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D. C. Shield, G. Abedi, R. A. Adelman; Quality of Life In Age-Related Macular Degeneration Comparing Ranibizumab, Bevacizumab, and Photodynamic Therapy. Invest. Ophthalmol. Vis. Sci. 2010;51(13):4527.
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© ARVO (1962-2015); The Authors (2016-present)
To examine quality of life (QOL) in age related macular degeneration (AMD), particularly across photodynamic therapy (PDT), ranibizumab, and bevacizumab treatments.
Patients with both exudative and non-exudative AMD completed a modified version of the Visual Function Questionnaire (VFQ-25). Subgroup analysis was performed per NEI algorithms and additional analyses on treatment side effects were performed. Two-tailed student t-test and means were calculated. Correlations between subgroup outcomes were calculated and linear regression modeling was used to estimate the association between overall QOL and scaled visual acuity, age, gender, and treatment history.
120 patients participated in the study. Of these, 45 had been treated with PDT; 27 with pegaptanib; 45 with ranibizumab; 5 with bevacizumab; and 33 patients had not received any of these treatments (i.e., those patients without choroidal neovascular membranes). Several patients received more than one treatment; these patients were excluded from analysis. Mean age was 81.3±9.6 years. Mean overall QOL scores were 72.9 for the non-exudative AMD group, 81.0 for bevacizumab, 65.9 for ranibizumab, and 56.3 for PDT (p=0.017). No significant QOL subscore differences were found between the ranibizumab and PDT groups. The bevacizumab group had higher QOL related to social functioning, driving, and vision change after treatment (all p<0.02), but this may have been due to small sample size of bevacizumab group. There was no significant difference between treatment groups for ocular pain, mental health or independence scores related to treatment. Step-wise linear regression produced a model in which squared visual acuity was associated with higher QOL and treatment with PDT was associated with lower QOL (r2=0.509, p<0.001).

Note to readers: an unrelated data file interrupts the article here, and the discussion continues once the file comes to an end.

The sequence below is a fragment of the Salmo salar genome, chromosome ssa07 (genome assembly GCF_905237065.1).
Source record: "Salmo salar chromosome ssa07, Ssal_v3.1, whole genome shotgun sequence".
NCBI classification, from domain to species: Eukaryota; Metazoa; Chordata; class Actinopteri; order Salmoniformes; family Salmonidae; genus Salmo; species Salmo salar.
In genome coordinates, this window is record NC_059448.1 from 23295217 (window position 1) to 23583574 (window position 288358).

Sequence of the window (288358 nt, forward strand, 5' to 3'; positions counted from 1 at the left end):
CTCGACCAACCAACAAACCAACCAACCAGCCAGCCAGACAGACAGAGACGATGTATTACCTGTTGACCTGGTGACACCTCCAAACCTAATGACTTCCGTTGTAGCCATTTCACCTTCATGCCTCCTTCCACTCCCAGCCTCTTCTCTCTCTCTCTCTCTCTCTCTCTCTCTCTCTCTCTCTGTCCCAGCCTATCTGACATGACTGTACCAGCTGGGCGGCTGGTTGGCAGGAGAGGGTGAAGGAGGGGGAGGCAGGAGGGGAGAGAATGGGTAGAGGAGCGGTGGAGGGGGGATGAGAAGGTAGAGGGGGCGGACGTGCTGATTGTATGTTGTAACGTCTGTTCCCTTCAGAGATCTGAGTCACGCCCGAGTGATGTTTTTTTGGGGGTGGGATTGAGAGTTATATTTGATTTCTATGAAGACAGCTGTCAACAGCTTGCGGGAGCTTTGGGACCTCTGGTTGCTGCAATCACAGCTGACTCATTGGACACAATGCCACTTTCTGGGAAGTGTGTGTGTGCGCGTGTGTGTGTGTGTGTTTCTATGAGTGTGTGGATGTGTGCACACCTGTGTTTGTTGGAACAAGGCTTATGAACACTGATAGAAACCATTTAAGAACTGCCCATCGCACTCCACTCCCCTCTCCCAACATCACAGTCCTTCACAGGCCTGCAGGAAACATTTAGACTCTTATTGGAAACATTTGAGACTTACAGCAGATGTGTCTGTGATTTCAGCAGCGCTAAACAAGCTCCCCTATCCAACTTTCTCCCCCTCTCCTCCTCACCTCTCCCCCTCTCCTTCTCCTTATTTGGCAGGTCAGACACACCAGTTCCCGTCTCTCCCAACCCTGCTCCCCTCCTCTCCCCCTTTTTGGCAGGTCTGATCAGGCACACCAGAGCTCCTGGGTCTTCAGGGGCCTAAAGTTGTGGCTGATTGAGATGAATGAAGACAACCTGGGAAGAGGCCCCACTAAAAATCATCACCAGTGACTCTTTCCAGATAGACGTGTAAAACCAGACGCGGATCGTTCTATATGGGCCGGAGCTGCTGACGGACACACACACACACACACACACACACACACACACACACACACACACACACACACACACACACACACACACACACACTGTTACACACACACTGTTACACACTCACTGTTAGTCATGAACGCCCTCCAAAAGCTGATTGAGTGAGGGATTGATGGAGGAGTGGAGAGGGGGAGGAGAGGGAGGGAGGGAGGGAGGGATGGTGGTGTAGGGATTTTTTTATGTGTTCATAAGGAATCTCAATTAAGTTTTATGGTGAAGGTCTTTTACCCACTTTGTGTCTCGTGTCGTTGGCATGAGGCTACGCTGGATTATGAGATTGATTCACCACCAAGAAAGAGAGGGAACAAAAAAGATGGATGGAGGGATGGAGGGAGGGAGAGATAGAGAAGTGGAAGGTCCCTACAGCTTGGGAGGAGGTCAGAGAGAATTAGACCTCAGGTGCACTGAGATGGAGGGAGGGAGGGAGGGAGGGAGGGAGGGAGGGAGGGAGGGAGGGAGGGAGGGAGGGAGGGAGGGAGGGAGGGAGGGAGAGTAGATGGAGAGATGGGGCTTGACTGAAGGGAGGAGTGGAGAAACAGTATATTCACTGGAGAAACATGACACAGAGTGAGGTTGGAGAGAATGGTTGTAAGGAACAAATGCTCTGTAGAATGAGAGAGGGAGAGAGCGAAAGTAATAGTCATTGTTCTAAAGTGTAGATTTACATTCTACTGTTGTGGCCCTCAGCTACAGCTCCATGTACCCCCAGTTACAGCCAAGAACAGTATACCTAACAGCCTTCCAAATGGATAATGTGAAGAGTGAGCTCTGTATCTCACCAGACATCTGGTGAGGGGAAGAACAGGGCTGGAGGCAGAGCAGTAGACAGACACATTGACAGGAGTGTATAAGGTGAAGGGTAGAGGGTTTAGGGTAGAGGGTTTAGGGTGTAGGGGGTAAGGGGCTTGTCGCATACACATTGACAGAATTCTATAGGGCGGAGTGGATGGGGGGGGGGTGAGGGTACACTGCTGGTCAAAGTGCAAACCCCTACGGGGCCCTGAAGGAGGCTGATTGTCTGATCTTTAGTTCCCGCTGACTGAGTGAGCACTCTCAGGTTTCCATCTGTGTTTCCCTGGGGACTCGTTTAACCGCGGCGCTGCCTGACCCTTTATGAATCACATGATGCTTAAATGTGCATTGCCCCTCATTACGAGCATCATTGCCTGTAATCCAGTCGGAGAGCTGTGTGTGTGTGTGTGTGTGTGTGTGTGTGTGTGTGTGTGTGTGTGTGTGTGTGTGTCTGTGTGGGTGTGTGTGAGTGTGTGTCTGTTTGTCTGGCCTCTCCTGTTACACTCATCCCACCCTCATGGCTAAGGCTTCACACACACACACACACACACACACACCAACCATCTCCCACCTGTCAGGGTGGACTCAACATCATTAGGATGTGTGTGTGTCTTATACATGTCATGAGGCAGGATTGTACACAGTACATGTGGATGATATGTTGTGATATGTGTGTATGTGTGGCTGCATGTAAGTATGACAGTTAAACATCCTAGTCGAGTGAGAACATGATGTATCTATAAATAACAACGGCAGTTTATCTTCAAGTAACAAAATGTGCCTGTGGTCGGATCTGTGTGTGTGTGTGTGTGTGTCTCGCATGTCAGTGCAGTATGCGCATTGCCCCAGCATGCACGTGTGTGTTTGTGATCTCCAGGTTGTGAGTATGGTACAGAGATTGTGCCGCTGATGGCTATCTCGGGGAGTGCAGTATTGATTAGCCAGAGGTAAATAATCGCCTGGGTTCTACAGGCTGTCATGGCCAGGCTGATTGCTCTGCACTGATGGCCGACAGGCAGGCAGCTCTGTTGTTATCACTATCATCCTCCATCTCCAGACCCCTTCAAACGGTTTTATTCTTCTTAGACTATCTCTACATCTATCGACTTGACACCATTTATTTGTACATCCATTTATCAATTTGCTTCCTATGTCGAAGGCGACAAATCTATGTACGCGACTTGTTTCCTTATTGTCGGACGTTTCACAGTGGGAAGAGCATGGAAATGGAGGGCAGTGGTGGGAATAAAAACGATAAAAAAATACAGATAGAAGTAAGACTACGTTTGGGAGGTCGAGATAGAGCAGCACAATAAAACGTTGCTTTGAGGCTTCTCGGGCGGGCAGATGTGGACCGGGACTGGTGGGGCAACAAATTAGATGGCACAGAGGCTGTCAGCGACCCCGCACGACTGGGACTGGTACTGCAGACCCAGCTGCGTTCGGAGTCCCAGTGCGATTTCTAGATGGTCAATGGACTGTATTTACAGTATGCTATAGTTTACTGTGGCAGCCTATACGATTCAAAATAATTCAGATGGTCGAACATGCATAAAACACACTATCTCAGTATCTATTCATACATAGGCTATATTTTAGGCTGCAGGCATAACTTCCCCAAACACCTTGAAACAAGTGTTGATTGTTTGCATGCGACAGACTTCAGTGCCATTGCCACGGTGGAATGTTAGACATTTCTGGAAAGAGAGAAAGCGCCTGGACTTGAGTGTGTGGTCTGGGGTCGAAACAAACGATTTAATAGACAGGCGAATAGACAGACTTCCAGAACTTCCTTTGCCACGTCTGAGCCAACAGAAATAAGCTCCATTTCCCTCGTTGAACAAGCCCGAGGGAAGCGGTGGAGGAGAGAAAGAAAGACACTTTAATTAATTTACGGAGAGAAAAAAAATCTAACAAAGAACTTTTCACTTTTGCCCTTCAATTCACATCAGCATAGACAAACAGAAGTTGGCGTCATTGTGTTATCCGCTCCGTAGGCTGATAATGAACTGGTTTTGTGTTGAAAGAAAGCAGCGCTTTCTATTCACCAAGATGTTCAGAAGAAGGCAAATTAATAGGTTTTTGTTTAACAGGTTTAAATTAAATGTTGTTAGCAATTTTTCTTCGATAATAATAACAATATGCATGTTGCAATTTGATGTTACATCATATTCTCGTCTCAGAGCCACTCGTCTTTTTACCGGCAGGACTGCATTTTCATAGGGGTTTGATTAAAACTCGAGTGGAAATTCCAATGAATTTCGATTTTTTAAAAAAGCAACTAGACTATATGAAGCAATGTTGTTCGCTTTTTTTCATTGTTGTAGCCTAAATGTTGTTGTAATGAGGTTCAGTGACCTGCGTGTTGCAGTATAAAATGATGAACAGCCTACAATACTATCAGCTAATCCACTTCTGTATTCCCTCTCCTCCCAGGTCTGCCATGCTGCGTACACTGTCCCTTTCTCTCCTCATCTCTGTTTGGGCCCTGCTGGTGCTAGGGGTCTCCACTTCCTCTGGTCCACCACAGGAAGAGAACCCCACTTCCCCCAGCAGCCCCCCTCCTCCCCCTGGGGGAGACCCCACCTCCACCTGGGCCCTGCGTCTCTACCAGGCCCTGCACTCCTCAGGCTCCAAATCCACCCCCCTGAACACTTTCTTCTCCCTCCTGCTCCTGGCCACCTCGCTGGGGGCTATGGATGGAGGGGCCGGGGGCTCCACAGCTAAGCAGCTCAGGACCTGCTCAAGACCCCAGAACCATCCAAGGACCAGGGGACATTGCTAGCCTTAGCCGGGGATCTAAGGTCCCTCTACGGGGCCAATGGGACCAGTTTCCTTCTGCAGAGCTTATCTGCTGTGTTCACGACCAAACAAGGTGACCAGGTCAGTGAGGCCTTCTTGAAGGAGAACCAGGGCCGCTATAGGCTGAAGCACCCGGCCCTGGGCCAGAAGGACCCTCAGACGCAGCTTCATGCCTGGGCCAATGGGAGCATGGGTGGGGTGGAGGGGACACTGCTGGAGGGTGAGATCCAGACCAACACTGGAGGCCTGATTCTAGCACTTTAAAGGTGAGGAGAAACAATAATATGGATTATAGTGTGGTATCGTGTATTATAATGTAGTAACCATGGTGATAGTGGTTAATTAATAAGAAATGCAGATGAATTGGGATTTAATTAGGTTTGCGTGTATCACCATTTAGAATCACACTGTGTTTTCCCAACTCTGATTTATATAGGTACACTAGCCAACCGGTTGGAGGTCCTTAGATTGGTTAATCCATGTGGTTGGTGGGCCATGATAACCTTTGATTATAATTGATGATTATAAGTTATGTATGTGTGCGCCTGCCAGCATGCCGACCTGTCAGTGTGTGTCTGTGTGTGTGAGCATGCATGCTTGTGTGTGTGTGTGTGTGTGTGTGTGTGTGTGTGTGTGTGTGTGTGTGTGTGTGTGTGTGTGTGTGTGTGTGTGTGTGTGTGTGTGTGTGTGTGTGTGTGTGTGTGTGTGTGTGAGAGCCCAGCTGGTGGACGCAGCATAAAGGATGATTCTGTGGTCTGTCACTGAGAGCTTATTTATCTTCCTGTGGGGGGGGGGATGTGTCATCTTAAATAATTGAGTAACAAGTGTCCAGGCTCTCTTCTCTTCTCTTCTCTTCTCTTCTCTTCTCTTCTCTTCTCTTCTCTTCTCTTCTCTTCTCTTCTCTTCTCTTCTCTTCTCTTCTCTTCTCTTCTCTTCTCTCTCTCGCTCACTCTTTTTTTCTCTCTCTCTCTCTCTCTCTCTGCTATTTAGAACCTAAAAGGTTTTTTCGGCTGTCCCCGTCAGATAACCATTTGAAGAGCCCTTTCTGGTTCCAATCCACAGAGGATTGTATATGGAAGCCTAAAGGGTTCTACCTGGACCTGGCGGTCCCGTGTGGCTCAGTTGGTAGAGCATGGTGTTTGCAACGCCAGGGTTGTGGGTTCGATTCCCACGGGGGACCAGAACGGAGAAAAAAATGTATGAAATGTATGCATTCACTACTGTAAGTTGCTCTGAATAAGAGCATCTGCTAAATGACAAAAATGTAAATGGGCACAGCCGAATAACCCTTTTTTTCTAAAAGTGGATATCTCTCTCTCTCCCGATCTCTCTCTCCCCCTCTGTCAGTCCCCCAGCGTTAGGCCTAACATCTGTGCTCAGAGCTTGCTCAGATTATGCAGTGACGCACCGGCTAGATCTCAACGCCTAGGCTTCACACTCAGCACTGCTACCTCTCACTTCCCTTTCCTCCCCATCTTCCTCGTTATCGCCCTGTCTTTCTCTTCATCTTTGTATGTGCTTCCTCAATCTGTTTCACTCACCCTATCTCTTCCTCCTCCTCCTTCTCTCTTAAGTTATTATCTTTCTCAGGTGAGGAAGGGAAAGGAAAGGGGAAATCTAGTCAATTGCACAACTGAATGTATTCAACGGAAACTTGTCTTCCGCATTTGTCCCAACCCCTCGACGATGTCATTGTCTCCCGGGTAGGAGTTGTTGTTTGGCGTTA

Patients receiving anti-VEGF medications had QOL similar to patients with non-exudative AMD, while patients receiving PDT had worse QOL. Ocular pain and stress regarding treatment was not statistically different between PDT, ranibizumab, and bevacizumab groups. Visual acuity predicted higher QOL and treatment with PDT predicted lower QOL with linear regression models.
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